Green Corp participants monitored salt levels in the upper catchment of the Warren River. Measuring salt levels at the Tone River, Wilgarup River ,Perup River and other tributaries and wetlands. The tour was a 150km circuit that also visited Calm’s Perup Ecology Centre and its associated wetlands.

Monitoring Site

Electrical Conductivity (m S/cm)

Site Location (Northings & Eastings)

Wilgarup River Bridge, Perup Road

2,400

6213686 N, 407528 E

Perup River Bridge, Perup Road

8,600

6213725 N, 426949 E

Tone River Bridge, Perup Road

15,700

6213801 N, 426949 E

Tone Bridge Picnic site

13,400

6212580 N, 472786 E

Perup Ecology Centre Wetlands

1,200

6212585 N, 472785 E

The Tone’s salinity levels were very high due to its large catchment area (1,500km2), the majority of which is cleared and producing large volumes of run off with fresh salt deposits. This areas is under an intensive recovery program instigated by the Warren Recovery Team and the Waters and Rivers Commission which include long term sawlog plantings, short term woodchip plantations, deep rooted perennial grass plantings, contour bank diversion drain construction, riparian zone fencing and tree planting.

Manjimup Senior High School also travelled the Upper Warren Salt tour and had results that where very similar but higher. Although the tour was 1-day later, results reflect the large volumes of water and salt that are entering the drainage system at this time of year - as a direct result of the beginning of the winter rains (refer to table below).

Monitoring Site

Electrical Conductivity 
(
mS/cm)

Site Location (Northings & Eastings)

Wilgarup River Bridge, Perup Road

2,400

6213686 N, 407528 E

Perup River Bridge- Perup Road

8,800

6213725 N, 426949 E

Tone River Bridge- Perup Road

18,000

6213801 N, 426949 E

Tone Bridge Picnic site

15,000

6212580 N, 472786 E

Perup Ecology Centre Wetlands

1,200

6212585 N, 472785 E

The Perup Ecology centres wetlands have a lower salinity level due to its small catchment size and its intact forest/ vegetation system.

The difference in the salinity at the two sites monitored on the Wilgarup River is probably due to greater areas of cleared land in the lower catchment and an increase in stream systems generated in the eastern landforms, which are the more saline.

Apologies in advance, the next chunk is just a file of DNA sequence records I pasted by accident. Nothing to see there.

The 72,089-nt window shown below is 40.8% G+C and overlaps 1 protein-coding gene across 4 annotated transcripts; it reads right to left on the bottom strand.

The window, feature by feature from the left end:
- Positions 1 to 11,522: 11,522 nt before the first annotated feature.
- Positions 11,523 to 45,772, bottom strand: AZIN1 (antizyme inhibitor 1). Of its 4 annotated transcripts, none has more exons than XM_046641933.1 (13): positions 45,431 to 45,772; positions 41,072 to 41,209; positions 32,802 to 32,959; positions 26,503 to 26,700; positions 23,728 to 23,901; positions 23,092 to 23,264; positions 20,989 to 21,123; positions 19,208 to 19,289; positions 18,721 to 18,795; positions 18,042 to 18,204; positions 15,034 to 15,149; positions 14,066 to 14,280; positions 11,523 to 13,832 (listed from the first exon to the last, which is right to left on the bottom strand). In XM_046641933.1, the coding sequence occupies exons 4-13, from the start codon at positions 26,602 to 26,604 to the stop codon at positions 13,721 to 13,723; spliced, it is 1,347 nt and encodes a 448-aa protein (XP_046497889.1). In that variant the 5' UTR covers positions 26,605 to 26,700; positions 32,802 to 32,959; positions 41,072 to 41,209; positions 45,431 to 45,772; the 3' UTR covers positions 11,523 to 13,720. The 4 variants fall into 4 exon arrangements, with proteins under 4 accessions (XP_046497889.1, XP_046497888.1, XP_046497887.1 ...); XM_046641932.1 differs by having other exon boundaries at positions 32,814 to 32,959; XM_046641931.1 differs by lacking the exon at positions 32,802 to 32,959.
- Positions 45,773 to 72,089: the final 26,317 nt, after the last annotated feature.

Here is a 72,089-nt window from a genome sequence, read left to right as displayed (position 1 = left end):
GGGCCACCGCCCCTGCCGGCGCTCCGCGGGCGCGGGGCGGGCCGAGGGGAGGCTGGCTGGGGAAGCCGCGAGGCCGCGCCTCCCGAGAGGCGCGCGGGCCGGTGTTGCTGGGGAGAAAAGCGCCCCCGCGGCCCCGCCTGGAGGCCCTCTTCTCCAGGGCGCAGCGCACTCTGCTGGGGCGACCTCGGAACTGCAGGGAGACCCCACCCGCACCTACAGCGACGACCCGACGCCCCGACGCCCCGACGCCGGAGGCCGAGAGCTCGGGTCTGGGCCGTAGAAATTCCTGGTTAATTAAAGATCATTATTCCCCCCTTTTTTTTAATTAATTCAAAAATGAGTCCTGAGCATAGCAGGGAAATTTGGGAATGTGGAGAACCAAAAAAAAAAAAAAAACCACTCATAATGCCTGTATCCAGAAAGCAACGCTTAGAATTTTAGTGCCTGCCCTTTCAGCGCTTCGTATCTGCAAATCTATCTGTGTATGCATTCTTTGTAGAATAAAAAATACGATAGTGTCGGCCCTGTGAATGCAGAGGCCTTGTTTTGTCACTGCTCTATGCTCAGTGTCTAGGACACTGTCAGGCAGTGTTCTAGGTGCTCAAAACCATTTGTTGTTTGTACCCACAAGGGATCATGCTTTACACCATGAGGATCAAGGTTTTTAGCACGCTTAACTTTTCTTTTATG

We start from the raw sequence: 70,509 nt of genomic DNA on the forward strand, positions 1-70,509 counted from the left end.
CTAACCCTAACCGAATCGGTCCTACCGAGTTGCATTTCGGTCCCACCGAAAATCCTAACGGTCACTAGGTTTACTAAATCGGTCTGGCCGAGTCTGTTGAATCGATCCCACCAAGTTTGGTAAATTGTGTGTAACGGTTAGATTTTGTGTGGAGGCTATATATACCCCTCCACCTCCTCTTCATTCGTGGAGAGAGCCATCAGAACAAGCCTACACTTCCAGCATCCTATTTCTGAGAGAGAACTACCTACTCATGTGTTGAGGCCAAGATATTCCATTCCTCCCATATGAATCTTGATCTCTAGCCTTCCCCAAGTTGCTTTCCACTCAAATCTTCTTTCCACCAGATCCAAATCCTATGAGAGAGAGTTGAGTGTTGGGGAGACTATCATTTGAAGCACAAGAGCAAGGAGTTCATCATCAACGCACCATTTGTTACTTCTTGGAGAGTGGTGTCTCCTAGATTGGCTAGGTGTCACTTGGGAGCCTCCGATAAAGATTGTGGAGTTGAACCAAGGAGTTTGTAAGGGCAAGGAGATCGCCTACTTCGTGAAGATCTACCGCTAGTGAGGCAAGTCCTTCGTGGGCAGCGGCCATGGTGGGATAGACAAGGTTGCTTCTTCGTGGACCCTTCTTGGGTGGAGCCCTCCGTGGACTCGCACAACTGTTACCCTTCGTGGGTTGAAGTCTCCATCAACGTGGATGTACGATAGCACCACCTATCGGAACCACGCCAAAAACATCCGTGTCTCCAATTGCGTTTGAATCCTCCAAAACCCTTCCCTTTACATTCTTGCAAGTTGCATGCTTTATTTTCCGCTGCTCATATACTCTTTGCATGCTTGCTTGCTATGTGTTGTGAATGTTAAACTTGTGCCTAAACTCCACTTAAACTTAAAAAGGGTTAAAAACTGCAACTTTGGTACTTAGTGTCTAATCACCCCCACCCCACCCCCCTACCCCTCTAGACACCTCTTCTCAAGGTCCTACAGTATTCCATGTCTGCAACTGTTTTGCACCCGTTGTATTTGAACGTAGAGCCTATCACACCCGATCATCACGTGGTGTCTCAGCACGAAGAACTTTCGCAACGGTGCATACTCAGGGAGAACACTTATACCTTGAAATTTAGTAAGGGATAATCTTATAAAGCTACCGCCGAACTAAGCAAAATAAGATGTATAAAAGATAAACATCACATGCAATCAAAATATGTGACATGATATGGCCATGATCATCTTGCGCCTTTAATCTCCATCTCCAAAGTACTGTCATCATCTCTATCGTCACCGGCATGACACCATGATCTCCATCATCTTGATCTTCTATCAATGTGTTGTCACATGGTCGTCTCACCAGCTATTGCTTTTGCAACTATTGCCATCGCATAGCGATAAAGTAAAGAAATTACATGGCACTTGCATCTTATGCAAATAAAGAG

Return to NRM Region Contents
Return to South West NRM Region

South Coast NRM Region - South Coast Region, Community monitoring
   Jerdicuttup River - background
   Jerdicuttup River - results
   Sleeman River - background
   Sleeman River - results
   Hay River - background
   Hay River - results

Jerdicuttup River - background
The Jerdicuttup was the first of three rivers chosen for this year’s snapshot. It was chosen because the area until this year has been in drought. Goods rains in early April (up to 100mm) resulted in strong stream flows, which slowed substantially until reasonable falls occurred during Saltwatch week.

The Jerdicuttup river catchment covers an area of 232,00 ha on the central south coast of Western Australia. The town of Ravensthorpe is in the catchment and the river terminates in the Jerdicuttup lakes. The lakes are a coastal lagoon and are permanently closed to the Southern Ocean. The last 8 kilometres of the river is navigable by boat and this section retains water all year round. The river itself is 105km long and has many pools some over a kilometre long and up to 5 metres deep.

Foreshore surveys show that the majority of the river is in excellent condition as only 54% of its length boundaries agricultural land.

The main landuses in the area are grazing, broadacre cropping and mining.

Return to NRM Region Contents
Return to South Coast NRM Region

Jerdicuttup River - results
The Jerdicuttup River is a naturally saline system that can also experience very high summer rainfall; this explains the very differing salinities that have been recorded.

Woodenup Road crossing for example has recorded a high of 117,300 uS/cm and a low of 39,000 uS/cm, which is still very high. The snapshot results are possibly a little higher than expected this may be explained by the low rainfall period between April and June.

Site name

Easting

Northing

Electrical conductivity (uS/cm)

Woodenup road

228154

6294264

69,100

South Coast Highway

241092

6278663

30,050

North Jerdicuttup road

248712

6262873

13,440

Springdale road

242820

6247697

29,080

Return to NRM Region Contents
Return to South Coast NRM Region